June 12, 2024

The Nerve Archive

Where Government Gets Exposed

No big gains over the summer in fixing SC’s bad roads


In theory, the pace of fixing South Carolina’s pothole-riddled roads should have increased over the hot summer months.

The reality, however, was different.

The Nerve’s review of newly released S.C. Department of Transportation records found that through September, the total dollar value of completed “pavements” projects statewide was less than half of the collective estimated cost of all such projects.

The completion rate was about the same compared to the months of June, July and August. As of Sept. 30, 29 of the state’s 46 counties, including the larger counties of Greenville, Horry, Lexington and Richland, didn’t break the 50% mark, The Nerve’s latest review found.

At the same time, DOT continues to continue sit on huge reserves from revenues collected since the gas-tax-hike law took effect July 1, 2017. As of Sept. 30, the cash balance in a special fund created with the law was $626.5 million, which was more than 43% of the $1.44 billion in collected revenues, according to DOT and state comptroller general records.

Last month, The Nerve revealed that the 10 highest-paid road contractors with gas-tax-hike revenues through August each received millions more from DOT over roughly the same period, raising questions about whether those contractors are tied up on other projects not funded with gas-tax-hike money.

In passing the gas-tax-hike law, which raised the state gas tax 12 cents per gallon over six years and increased other vehicle taxes and fees, lawmakers promised the funds would be used to fix the state’s crumbling roads and bridges.

DOT has said 80% of the state’s approximately 42,000 miles of roads statewide needs resurfacing or rebuilding, and identified 465 out of 750 “structurally deficient” bridges to be replaced.

But as of Sept. 30, DOT had identified 3,773 miles of “pavements” projects in the state’s 46 counties, which represented only 11% of the total number of miles of state-maintained roads that the agency said needs to be resurfaced or rebuilt.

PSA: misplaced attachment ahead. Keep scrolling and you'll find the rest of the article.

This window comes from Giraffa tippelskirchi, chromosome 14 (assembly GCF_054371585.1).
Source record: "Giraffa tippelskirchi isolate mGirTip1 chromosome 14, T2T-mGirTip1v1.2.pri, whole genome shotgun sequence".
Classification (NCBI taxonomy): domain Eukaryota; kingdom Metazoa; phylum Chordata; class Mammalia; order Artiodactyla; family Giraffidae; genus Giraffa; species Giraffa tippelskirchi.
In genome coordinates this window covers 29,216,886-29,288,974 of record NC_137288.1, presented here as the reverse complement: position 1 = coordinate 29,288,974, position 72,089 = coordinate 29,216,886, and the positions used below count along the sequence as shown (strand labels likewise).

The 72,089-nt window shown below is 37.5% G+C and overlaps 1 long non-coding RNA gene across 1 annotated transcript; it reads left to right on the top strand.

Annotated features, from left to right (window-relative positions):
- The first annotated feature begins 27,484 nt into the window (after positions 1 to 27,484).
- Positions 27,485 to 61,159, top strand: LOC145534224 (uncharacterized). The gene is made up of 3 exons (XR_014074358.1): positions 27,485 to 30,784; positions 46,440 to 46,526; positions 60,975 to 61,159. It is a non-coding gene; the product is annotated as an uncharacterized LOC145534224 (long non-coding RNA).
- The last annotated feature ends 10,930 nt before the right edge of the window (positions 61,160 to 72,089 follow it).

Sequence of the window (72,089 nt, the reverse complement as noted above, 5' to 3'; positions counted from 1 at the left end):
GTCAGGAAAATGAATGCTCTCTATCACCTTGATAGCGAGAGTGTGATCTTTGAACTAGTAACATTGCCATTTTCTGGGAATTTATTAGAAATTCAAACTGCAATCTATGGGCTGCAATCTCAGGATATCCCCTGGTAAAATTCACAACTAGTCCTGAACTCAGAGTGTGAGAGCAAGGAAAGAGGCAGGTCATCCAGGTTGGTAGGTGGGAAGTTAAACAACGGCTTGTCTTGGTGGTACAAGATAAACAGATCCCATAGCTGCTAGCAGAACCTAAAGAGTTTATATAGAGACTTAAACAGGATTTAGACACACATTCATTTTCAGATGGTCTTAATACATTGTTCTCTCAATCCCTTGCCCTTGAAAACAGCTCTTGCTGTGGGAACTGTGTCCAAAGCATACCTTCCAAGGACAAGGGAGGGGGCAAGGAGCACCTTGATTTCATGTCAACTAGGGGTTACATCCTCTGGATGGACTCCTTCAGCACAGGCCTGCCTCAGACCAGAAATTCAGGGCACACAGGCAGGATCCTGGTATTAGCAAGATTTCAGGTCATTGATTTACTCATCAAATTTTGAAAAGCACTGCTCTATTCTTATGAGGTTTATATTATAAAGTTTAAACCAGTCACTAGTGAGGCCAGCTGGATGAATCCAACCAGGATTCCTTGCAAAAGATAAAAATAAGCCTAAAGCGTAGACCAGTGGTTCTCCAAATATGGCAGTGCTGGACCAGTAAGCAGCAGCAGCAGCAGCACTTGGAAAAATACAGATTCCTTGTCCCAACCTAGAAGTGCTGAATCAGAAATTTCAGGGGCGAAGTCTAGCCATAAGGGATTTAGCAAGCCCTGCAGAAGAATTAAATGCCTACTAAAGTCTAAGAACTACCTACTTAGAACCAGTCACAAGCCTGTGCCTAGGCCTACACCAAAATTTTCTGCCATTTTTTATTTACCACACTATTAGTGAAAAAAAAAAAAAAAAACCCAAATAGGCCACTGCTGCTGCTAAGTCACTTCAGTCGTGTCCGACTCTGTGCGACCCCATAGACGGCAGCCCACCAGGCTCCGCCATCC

And of the $1.5 billion in total project “commitments” statewide identified by DOT through Sept. 30, the agency earmarked about $258.6 million, or 17%, for interstate widenings – not repairing bad roads and bridges.

Last year, longtime state Sen. Hugh Leatherman, R-Florence, who sits on the State Transportation Infrastructure Bank (STIB) board, created a special Senate panel to study accelerating interstate expansion. The STIB over the years funneled several billion dollars to large construction projects in select counties.

The South Carolina Policy Council, the parent organization of The Nerve, has contended the gas-tax-hike law was written in a way to allow DOT to divert revenues to the STIB to pay off bond debts.

The Nerve’s latest review found that the total dollar value of completed “pavements” projects statewide as of Sept. 30 was $485.8 million, or 45%, of the overall $1.07 billion estimated cost of all such projects.,

Following is a list of counties in which the total dollar amount of completed “pavements” projects was less than 50% of the collective estimated cost of all such projects as of Sept. 30, according to DOT records:

  • McCormick: $3.3 million (49.8%);
  • Clarendon: $7.4 million (47.1%);
  • Fairfield: $7.8 million (47%);
  • Marion: $7.6 million (46.1%);
  • Spartanburg: $20.7 million (46.1%);
  • Williamsburg: $9 million (45.5%);
  • Greenville: $21.7 million (44.7%);
  • Dillon: $6.1 million (43.7%);
  • Richland: $15.7 million (43.6%)
  • Florence: $13.7 million (43.5%);
  • Beaufort: $8.6 million (43.4%);
  • Lexington: $15.6 million (42.6%);
  • Calhoun: $4.9 million (42.5%);
  • Bamberg: $4.1 million (42.1%);
  • Union: $5.9 million (41.9%);
  • Saluda: $6.6 million (41%);
  • Barnwell: $4.9 million (39.7%);
  • Hampton: $3.9 million (38.9%);
  • Allendale: $3 million (37.1%);
  • Marlboro: $4.5 million (36.5%);
  • Horry: $25.7 million (35.3%);
  • Oconee: $8 million (32.3%);
  • Aiken: $8.6 million (32.2%);
  • Abbeville: $5.5 million (30.1%);
  • Darlington: $4.7 million (27.2%);
  • Anderson: $14 million (25.3%);
  • Pickens: $5.5 million (21.4%);
  • Newberry: $4.2 million (20.9%);
  • Georgetown: $2.7 million (9.7%)

Brundrett is the news editor of The Nerve (www.thenerve.org). Contact him at 803-254-4411 or rick@thenerve.org. Follow him on Twitter @RickBrundrett. Follow The Nerve on Facebook and Twitter @thenervesc.

Nerve stories are free to reprint and repost with permission by and credit to The Nerve.


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